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Ambassdors of Jesus Christ Association
Church Apostle; Bishop, Dr. Ralphel Holloman, Sr.. SC-C
"For the Work of the Ministry, for the edifying of the body of Christ."    

The year is 1925 in Wayne County, NC and its my father’s birthday. This is during a time when a black man couldn’t walk into the front door any store and purchase anything he wanted without first making sure that the white person was served first. The climate in North Carolina was the same across every southern state, full of racism, hatered, segregation and bigotry. But somehow and some way my father was able to live here and stay out of trouble, out of jail, out of prison and out of arms way.  I can barely remember but I do remember that is; riding on the a rough, four wheeled wooden wagon that was hitched to one tan and white horse, we called “Dan.” I can remember my great grandmother saying to the horse; "getup" let’s go and off we would go across the creek, through the woods and for at least two or three miles, we fought of the bighting flies, nats, and occasional unfamiliar noises that didn’t seem to rattle my great grandmother at all. By the time we reached the little old wooden church, they had already started and was well on the way with what they called service. I have no idea what they said to each other, or what the preacher had to say to them. I am still asking myself over and over again, what in the world did that preacher say to his members that gave them hope. What did that preacher say to the audience of farmes, share croppers, factory workers, lumber yard stakers, janitors, housekeepers, tractor drivers and just maybe, just maybe a school cafeteria worker. I have no expectations, I have no spiritual hope or do I have I any idea that as a black child why do we need to go to this gathering every other Sunday to hear this man talk about a God that would never fail.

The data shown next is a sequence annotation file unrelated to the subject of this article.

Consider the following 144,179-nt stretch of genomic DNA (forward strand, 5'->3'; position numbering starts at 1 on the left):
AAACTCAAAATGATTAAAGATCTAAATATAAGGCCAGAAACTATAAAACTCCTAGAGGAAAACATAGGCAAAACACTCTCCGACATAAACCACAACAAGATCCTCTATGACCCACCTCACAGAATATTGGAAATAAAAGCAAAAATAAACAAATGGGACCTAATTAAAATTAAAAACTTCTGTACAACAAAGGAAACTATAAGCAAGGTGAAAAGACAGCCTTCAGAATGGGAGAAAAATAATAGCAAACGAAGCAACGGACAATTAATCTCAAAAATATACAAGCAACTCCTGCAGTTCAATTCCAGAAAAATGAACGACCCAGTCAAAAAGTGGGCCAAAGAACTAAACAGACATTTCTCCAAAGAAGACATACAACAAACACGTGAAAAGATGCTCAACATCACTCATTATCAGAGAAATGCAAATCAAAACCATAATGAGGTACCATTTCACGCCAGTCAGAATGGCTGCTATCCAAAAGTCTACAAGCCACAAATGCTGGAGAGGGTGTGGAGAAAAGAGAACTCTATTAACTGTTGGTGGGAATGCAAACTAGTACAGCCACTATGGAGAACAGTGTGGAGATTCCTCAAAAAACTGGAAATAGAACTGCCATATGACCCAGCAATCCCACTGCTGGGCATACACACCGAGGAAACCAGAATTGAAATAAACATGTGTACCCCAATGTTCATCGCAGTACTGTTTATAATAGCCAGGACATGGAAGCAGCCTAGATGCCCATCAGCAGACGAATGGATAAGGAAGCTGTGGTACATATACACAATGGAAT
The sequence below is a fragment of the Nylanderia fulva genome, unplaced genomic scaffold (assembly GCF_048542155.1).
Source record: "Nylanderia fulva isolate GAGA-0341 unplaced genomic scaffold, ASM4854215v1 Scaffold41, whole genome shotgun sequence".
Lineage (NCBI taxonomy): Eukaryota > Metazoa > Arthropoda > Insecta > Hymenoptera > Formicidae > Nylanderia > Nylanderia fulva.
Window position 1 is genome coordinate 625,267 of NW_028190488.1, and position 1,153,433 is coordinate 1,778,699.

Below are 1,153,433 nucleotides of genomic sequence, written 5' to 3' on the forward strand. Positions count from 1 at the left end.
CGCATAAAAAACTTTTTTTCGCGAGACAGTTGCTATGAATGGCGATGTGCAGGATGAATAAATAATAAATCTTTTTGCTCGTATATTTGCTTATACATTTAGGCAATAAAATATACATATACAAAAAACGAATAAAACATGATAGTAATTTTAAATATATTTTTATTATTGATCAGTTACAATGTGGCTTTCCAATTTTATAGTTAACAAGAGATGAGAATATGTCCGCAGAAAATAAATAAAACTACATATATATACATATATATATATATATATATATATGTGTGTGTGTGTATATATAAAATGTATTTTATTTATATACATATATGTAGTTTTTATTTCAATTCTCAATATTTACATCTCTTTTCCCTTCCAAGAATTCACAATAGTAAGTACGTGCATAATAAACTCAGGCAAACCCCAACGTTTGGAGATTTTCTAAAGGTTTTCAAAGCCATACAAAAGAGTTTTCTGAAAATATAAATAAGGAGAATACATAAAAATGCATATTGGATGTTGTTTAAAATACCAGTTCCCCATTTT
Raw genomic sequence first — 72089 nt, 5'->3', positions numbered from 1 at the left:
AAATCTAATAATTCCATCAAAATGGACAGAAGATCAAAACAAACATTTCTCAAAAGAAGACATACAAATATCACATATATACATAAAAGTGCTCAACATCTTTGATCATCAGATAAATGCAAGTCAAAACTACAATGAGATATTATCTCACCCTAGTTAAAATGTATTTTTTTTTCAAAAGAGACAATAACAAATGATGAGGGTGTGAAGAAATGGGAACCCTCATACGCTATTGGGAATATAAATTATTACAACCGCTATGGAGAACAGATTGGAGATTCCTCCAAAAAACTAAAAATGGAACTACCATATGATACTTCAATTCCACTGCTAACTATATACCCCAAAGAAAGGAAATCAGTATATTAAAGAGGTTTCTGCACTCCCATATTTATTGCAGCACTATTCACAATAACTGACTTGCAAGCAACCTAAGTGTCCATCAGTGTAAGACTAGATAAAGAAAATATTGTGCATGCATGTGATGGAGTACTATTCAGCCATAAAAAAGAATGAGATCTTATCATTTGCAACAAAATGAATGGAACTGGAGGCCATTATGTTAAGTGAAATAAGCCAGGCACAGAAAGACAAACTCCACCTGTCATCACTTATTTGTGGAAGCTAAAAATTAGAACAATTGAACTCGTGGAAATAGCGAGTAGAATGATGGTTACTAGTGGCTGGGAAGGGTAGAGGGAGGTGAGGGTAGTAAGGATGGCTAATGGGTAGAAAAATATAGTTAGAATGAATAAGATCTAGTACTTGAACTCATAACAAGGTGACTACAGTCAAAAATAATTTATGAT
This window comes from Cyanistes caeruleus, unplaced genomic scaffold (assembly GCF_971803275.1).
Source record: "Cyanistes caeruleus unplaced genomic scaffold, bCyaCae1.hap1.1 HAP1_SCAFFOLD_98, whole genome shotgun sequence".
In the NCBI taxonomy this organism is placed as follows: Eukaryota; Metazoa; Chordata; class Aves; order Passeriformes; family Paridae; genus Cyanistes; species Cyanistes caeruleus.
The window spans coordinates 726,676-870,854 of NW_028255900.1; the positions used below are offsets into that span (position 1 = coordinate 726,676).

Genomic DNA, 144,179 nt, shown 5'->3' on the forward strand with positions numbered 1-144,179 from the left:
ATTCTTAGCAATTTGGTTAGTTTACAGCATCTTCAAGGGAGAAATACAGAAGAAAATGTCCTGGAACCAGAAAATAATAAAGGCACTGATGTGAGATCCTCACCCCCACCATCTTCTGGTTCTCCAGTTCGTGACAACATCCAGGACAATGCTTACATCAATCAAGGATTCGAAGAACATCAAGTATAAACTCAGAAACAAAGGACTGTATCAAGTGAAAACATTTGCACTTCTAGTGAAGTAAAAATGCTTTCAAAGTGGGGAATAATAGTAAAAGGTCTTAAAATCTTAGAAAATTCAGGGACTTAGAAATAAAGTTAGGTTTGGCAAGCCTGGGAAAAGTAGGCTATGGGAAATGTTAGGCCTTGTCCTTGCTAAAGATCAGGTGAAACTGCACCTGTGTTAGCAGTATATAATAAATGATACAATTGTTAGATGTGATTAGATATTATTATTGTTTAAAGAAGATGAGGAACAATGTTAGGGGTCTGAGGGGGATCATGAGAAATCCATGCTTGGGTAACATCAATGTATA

What is the world is this preacher’s subject or his theme for today’s service and what in the world is he going to say to this small crowd of black folks looking for some form of motivation to asssit them in getting through the next day, the next couple of weeks until they are able to come again and maybe hear something else to get them through the fall and through the winter. Now that I am 64 years old, I am more conscious of my father’s struggle to keep his family together, keep his wife and children safe and secure while answering the call of fatherhood. I am more aware of his abilities as a man to be motivated, encouraged and driven to his next day of life, the next week and onto the next month. What did my father use as a guiding force, as directions? Maybe it was his training in the US Navy or maybe it was his carpentry training school experience. Whatever it was, it worked and it allowed me to appreciate my father more. Mostly because he was able to raise a family, stay out of jail, stay on a job and take care of his family. My father went to church, but he was not openly committed to church practices or what was considered back then and even now a Christian lifestyle. I can remember in my younger days when it was my father’s will that we go to church services even while he himself, found more motivation staying busy around the house. Even now during family reunions I tell stories of how my father always encouraged us to go to church and learn how to pray and get some sort of connection with the Lord who just might help us all have a better life. In my little house where I lived there was my great grandmother, my grandmother, my mother and father, two brothers and five sisters. There were also times when other relatives ran out of money or ran into hard times the children would come and live with us until times got better. Their stay sometimes would last for weeks, but we would always share what little we had. My father and mother were very generous in helping others, because they would always tell us we are not that poor, but we are a long way from being middle class. The south was a place where most of my father’s relatives left the south to go north hoping to rid themselves of southern racisim and low paying jobs that would unltimately keep them poor and permately ensure their place out of the so called “middle class”.